DENVER — Despite starting the game with possibly the worst 16 minutes of hockey their coach has ever coached, the University of Denver Pioneers took advantage of a three-goal second period to top the Colorado College Tigers, 5-3, Saturday night at Magness Arena.
The win meant the Pioneers split the season series and therefore held on to the Gold Pan, due to the rules of the traveling trophy the two rival schools compete for.
“That was about as strange and as bad a first 16 minutes as I’ve ever coached,” said DU coach George Gwozdecky. “CC was very good and we were just, it was a comedy of errors.”
“I thought we started the way we wanted to start, we got on top,” said CC coach Scott Owens. “The second period was just kind of a hodgepodge of turnovers and breakdowns and the power-play goal and I thought we played well in the third period, but it was kind of after the fact.”
Even though the Pioneers came out with a bang and a shot on the opening faceoff, the Tigers were the ones who got on the board first. Just two and a half minutes in, Alexander Krushelnyski passed the puck across the high slot to Mike Boivin, who one-timed a shot past DU goaltender Sam Brittain (36 saves).
Two minutes later, it appeared as if the Tigers went up 2-0 when a Ryan Lowery rebound appeared to bounce somewhere off of Stephen Schutz’s upper body and in the net. The initial call on the ice was no goal however, and after a lengthy review (in part due to faulty instant replay equipment), the no goal call was made official.
“We had yet another replay problem in this building, so they went to the FOX feed and they couldn’t get a read on it so they stuck with what they saw which was a chest going forward, so it’s like it’s being directed in,” said Owens.
“He pushed it in or he made a motion to knock it in,” said Gwozdecky. “If it bounces off you, it’s one thing but if it’s coming at you and you push it with your hand, your shoulder or your leg or whatever, then it’s no goal. He waived it off when he saw it and he waived it off when he saw it again on the replay, so there’s no question.”
A mere 11 seconds later however, the Tigers went up 2-0 for real. Dakota Eveland intercepted a pass in the neutral zone, skated into the zone and fired a shot high past Brittain.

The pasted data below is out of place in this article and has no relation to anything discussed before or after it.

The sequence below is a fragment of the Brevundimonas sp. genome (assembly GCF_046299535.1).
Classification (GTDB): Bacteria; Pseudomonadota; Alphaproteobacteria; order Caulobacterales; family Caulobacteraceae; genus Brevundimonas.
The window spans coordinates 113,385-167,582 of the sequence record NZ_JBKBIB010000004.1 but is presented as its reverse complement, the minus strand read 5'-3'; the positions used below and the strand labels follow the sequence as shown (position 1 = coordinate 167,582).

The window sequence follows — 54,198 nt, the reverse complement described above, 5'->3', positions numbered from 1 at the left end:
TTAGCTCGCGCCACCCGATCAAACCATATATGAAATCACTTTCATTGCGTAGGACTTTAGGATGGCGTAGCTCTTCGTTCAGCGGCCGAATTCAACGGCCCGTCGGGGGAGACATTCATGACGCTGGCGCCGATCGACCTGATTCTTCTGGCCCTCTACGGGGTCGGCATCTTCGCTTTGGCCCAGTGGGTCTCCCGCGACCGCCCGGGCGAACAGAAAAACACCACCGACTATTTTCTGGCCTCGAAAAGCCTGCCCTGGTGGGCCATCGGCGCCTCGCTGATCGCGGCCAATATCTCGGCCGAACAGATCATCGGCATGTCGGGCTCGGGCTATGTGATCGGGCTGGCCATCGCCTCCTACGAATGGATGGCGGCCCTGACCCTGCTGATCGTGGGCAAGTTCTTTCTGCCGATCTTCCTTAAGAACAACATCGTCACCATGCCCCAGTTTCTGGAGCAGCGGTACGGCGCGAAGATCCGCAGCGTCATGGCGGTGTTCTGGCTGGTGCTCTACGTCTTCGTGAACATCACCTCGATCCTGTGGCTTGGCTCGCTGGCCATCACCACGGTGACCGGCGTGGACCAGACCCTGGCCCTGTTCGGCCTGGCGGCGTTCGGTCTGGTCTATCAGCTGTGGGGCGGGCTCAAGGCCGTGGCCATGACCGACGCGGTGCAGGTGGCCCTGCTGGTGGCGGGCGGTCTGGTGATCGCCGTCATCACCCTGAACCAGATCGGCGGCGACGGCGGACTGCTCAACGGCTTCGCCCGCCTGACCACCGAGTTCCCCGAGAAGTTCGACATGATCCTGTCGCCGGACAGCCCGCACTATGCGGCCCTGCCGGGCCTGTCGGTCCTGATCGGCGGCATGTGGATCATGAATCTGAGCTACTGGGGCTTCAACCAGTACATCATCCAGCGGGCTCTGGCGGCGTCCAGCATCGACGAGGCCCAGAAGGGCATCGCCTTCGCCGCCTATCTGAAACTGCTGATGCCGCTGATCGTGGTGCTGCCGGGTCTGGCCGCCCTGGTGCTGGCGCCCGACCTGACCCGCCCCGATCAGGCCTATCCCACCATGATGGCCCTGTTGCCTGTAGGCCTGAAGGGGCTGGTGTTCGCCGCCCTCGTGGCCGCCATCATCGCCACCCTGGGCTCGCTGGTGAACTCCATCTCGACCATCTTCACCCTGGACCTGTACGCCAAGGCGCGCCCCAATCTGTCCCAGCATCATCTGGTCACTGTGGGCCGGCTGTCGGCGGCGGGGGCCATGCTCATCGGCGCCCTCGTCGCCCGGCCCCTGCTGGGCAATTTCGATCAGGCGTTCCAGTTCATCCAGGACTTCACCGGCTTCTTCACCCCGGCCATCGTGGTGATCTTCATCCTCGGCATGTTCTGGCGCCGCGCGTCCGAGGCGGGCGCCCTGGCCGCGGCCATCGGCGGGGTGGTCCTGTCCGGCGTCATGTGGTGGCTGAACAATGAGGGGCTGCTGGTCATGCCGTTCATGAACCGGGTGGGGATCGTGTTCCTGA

“That was one of the nicer goals of the weekend, really, just being able to see Dakota bury that after that whole thing,” said Owens.
The Pioneers ended up gaining some life however, thanks in part to an appearance by injured forward Jesse Martin, who came out on the ice to thank the fans for their support during his recovery during a TV timeout with 8:27 left.
They were rewarded with four unanswered goals, starting off with Nick Shore tying the game up in a 67 second span with 2:44 left in the first period. Shore first took a pass from Beau Bennett as he entered the zone and fired a shot from the point that deflected off of the stick of CC’s Ryan Lowery and past CC netminder Joe Howe. Then, on a power play, a centering pass of Shore’s from the right corner deflected off of Tigers defenseman Gabe Guentzel’s shin and past Howe (26 saves).
“The first 16 minutes were awful, the last four minutes, we score our first goal and we’re a different team,” said Gwozdecky.
“I would have to give Jesse Martin a lot of credit for that turnaround in that first period, no question.”
Denver continued to build its lead 6:31 into the second period when Jarrod Mermis took a go-ahead pass from Shawn Ostrow, won a puck battle against a CC defenseman and backhanded the puck past Howe.
Luke Salazar made it 4-2 1:27 later when a John Lee pass he threw on net trickled past Howe and into the net.
The Tigers were able to claw back within one with six minutes left in the period when Scott Winkler skated out of the right corner, skated across the crease, pivoted and slid the puck past Brittain.
Denver regained the two-goal lead with a late power-play goal however. Matt Donovan sent a behind-the-back pass across the slot to Anthony Maiani, who dished the puck up to Drew Shore at the top of the slot, who let a shot fly past Howe to make it 5-3.
Both teams exchanged chances — and goalposts — in the third period, but the scoring was done for.
“I thought we didn’t catch any breaks, I thought we weren’t very lucky,” said Owens. “Their sticks are good, and they keep coming at you. They played three lines both games. I was amazed at the energy they still had at the end of the night for only playing three lines.”